Senior Resources » Alzheimer’s Vs. Age-Related Memory Changes

Alzheimer’s Vs. Age-Related Memory Changes

As you get older, your body goes through lots of changes – and that includes your brain. It may take longer to learn new things and a little forgetfulness can have you searching for your reading glasses more often. But, how do you know when a change means something a little more than just aging?


What is Alzheimer’s disease?

Alzheimer’s disease is the most common cause of dementia, which is a general term for the loss of memory and other cognitive abilities ( The majority of those with this progressive disease are over the age of 65 and often need specialized attention. People with Alzheimer’s may experience memory loss, mood swings, and difficulty with motor skills.

You forget things here and there. Sometimes a person’s name doesn’t come right to you or you mix up the days of the week; but, you’re able to eventually recall the correct information. Age-related changes are generally inconsistent and can be subtle, not usually disrupting daily life.

brain health

What else can affect memory?

There are plenty of other conditions and circumstances that may cause changes in memory and cognition, albeit some more serious than others. Some common conditions that may affect memory are:

  • Blood clots
  • Certain infections
  • Some thyroid, kidney, or liver disorders
  • Head injuries
  • Medication side-effects
  • Unhealthy diet

Related: 5 Benefits of Home Care For Alzheimer’s Patients

Just because someone is experiencing changes in their memory, does not mean that they have dementia. Remember that when memory loss prevents you from performing daily tasks, it becomes a health concern that needs to be checked out by a professional. Let’s compare some Alzheimer’s and age-related memory changes.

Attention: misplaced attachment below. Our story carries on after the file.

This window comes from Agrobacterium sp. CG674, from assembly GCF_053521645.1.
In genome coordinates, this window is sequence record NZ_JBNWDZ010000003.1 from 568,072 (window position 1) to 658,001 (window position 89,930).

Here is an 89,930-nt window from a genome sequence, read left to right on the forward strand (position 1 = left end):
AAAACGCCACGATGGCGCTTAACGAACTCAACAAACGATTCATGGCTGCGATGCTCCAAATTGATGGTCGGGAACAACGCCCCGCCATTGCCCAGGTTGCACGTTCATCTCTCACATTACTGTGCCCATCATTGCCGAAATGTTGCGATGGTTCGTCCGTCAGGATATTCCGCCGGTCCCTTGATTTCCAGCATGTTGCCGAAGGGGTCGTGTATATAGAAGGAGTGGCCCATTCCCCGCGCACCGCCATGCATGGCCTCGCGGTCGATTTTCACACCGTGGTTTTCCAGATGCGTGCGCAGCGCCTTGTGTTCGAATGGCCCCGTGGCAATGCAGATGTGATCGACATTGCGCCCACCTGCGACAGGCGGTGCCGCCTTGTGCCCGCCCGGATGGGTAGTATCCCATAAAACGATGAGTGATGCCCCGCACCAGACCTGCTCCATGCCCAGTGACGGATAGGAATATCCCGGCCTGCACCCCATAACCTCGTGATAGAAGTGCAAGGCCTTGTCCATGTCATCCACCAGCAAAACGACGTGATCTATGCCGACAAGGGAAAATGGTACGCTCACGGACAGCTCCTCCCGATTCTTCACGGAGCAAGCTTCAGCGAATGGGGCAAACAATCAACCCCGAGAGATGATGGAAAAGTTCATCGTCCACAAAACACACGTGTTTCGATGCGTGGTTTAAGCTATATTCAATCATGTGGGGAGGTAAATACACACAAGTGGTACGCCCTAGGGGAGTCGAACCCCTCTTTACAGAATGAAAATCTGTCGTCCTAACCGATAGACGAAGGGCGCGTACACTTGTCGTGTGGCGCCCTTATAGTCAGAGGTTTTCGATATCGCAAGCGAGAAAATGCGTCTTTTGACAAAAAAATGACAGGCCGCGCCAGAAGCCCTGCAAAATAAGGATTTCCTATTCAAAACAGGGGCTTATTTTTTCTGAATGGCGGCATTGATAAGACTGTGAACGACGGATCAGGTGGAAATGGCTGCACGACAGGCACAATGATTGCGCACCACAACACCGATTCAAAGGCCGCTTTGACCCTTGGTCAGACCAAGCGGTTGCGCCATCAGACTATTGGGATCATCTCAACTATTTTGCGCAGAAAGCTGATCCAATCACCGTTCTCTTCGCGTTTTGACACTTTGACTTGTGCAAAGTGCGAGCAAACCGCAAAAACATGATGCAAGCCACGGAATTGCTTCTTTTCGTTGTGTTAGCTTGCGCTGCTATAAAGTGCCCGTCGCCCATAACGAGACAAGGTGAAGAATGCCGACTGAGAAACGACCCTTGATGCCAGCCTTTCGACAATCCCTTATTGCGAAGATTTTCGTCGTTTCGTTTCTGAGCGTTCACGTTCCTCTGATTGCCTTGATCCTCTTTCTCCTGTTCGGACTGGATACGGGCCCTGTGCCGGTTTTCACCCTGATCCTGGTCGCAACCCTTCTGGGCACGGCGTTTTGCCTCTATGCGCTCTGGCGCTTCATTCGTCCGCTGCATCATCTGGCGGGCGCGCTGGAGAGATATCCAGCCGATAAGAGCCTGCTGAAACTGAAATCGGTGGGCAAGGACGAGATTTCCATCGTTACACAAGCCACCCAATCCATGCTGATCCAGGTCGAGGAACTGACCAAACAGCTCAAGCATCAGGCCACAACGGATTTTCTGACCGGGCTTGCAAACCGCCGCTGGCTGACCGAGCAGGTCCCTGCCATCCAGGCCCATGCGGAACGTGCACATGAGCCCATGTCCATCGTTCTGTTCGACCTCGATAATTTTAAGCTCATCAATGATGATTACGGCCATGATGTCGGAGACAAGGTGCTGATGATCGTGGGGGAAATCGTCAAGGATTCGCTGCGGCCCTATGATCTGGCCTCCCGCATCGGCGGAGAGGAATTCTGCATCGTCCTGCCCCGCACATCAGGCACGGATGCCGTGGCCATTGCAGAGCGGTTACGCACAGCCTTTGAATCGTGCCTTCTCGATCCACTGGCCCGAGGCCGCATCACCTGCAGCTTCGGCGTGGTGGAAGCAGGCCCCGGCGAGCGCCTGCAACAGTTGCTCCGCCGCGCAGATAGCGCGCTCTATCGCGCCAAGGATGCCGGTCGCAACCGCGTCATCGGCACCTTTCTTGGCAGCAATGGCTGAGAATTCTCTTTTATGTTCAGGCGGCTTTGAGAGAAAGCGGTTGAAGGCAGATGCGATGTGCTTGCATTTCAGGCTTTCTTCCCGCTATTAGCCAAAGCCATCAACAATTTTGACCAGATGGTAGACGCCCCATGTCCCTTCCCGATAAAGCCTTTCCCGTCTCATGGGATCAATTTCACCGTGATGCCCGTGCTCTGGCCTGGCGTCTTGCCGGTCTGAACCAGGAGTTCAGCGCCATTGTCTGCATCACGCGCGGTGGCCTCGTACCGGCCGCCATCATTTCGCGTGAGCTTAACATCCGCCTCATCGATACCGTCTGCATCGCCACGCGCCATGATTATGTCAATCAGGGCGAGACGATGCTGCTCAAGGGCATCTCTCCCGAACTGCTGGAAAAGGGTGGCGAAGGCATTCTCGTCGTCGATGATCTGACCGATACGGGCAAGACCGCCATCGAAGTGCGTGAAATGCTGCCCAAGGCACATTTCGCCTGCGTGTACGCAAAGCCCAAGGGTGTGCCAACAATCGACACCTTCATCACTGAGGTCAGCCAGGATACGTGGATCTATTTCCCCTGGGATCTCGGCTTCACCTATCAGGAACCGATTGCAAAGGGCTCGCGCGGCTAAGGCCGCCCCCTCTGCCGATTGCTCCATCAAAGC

Forgets entire experiencesForgets part of an experience
Gradually unable to care for selfUsually able to care for self
Always has trouble with decision-makingMomentary lapses in judgment
Difficulty carrying a conversationMixes up spoken words on occasion
Unable to find misplaced items oftenLoses things from time to time but eventually locates them

Dementia also has other symptoms that are not a normal part of aging. Some elements to look out for include wandering, depression, incontinence, confusion, and sleeplessness. However, remember that these symptoms can be the result of other conditions as well. Only a doctor can clearly diagnose Alzheimer’s and other forms of dementia.


Related: What Services Are Provided By Adult Day Care?

Need more help?

alzheimer's ribbon

If you or a loved one are experiencing changes in memory or cognitive abilities, then contact your doctor for help.

If you’re in need of additional Alzheimer’s and dementia resources, then start here:

Alzheimer’s Association

Alzheimer’s Disease and Healthy Aging, by CDC


National Institute on Aging

VA Dementia Care

Alzheimer’s Society

Need something else?

woman with magnifying glass over eye

Whether it’s time for a change, or you’re just doing some research, we can help! At, we believe in the empowerment of older adults and their caregivers through knowledge. But, we also understand that at this juncture of life, time is your most valuable asset. So, why waste it doing another internet search? Senior Resource is your one-stop spot for all things retirement. We do the work and find all the facts, just so you don’t have to! exists to provide aging adults, retirees, and caregivers with applicable, and educational content, relevant to the over-55 community. As such, we address topics like senior housing, nursing care, and aging-in-place.

Looking for more great articles? Then start here!

Originally published January 26, 2023

Free Senior Resources

Baby Boomers' Guide to Facebook

Baby Boomers’ Guide to Facebook

Get The Guide
Blessings for Baby Boomers

Blessings for Baby Boomers

Get The Guide
Ultimate Estate Planning Checklist and Guide, 2023

Ultimate Estate Planning Checklist & Guide

Get The Guide
Medicare Guide for Veterans cover

Medicare Guide for Veterans

Get The Guide
Show this content while the ad loads.